Have a quiet hand signal that they copy so they know when you need them to calm down and stop.

    Call on them when they talk. This will stop them and others around them. This may not be the most popular advice here because there is a negativity aspect, but it works.

    Consider putting music in your curriculum.

    Consider having a sound cue (and not just a visual one) like clap-clap clap-clap-clap and have them repeat it. It is very effective.

    Hold a community meeting and discuss your frustrations. Ask what they think can be done and what you as a teacher can do to help also. Discuss feelings, productivity, and solutions. This is sometimes helpful, but not always.
     
  4. trayums

    trayums Enthusiast

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    Nov 9, 2006

    I would start calling parents in for meetings. This has really helped me this year. Be honest with them and then ask for support at home.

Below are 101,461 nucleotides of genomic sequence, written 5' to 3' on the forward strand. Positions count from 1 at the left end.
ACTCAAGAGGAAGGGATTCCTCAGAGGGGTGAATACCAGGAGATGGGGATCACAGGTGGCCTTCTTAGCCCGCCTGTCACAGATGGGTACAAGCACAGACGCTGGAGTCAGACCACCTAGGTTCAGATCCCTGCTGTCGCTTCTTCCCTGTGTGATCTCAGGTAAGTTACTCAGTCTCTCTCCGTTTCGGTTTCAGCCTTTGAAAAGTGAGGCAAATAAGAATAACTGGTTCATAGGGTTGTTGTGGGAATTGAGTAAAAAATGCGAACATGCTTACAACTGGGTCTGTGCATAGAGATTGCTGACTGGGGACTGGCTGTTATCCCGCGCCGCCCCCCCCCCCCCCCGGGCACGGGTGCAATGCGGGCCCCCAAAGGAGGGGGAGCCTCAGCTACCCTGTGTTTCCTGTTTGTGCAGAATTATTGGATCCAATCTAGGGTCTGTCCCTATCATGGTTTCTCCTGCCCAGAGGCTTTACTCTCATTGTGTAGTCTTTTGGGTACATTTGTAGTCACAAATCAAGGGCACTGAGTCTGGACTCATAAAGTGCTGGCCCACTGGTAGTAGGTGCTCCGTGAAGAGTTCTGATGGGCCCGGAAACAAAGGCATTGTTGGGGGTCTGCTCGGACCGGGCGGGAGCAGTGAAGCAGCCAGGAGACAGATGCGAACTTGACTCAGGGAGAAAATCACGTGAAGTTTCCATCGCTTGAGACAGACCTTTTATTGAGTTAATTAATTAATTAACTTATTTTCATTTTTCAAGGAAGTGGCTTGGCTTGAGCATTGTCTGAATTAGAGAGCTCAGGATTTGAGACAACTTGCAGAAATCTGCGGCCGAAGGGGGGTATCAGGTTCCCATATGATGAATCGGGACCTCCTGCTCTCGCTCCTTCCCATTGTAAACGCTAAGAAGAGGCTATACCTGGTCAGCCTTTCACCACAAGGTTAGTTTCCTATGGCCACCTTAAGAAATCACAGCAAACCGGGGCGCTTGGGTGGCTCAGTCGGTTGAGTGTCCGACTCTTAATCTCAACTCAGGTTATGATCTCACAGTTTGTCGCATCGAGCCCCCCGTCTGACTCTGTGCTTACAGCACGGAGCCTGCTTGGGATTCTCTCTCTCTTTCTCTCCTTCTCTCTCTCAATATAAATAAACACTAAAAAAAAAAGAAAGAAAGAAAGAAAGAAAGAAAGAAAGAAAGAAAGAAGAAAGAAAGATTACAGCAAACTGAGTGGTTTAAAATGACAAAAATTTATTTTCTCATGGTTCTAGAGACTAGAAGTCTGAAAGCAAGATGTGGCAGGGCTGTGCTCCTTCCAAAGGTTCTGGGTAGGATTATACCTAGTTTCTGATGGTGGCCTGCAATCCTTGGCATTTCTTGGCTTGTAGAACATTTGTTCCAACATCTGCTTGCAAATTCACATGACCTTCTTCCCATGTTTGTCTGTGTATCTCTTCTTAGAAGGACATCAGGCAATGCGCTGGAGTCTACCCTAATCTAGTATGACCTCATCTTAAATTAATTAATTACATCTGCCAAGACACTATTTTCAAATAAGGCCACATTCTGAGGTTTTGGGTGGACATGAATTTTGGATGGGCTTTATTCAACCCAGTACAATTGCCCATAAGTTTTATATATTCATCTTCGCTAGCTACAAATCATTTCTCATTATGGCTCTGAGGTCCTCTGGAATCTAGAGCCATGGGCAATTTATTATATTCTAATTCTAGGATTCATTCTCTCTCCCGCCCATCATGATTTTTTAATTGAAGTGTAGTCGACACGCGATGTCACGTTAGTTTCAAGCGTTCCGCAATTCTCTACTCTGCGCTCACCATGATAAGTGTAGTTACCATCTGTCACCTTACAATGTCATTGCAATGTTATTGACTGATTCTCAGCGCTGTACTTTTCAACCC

5. txteacher5grade

    txteacher5grade New Member

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    Nov 9, 2006

    I feel your pain. I'm beginning to feel that I've chosen the wrong profession. I appreciate the replies from the other teachers, but I've tried them all. Calling parents only verified for me why these kids act the way they do. I chose this profession because I wanted to make a difference. I saw how my own children were being treated in school by teachers and decided instead of complaining about the problems, I should be part of the solution. Well, now I know what my kids' teachers acted the way they did. Lack of support from our government, lack of support from administrators and fellow teachers, and lack of support from parents. Kids today are raising themselves and it isn't pretty. I cannot seem to reward them enough, constantly "dog treating" them for any good behavior they show. I feel for my students because their parents seem to be idiots - no morals and values, not educated themselves beyond maybe a high school diploma, children raising children, etc.

    By the way, I'm told at my school that if I suggest to a parent that their child is ADHD or ADD, my district then becomes responsible for all medical bills including prescriptions that child may receive as long as they attend school in my district. Therefore, I would suggest leaving the ADHD questions up to your Spec. Ed. department.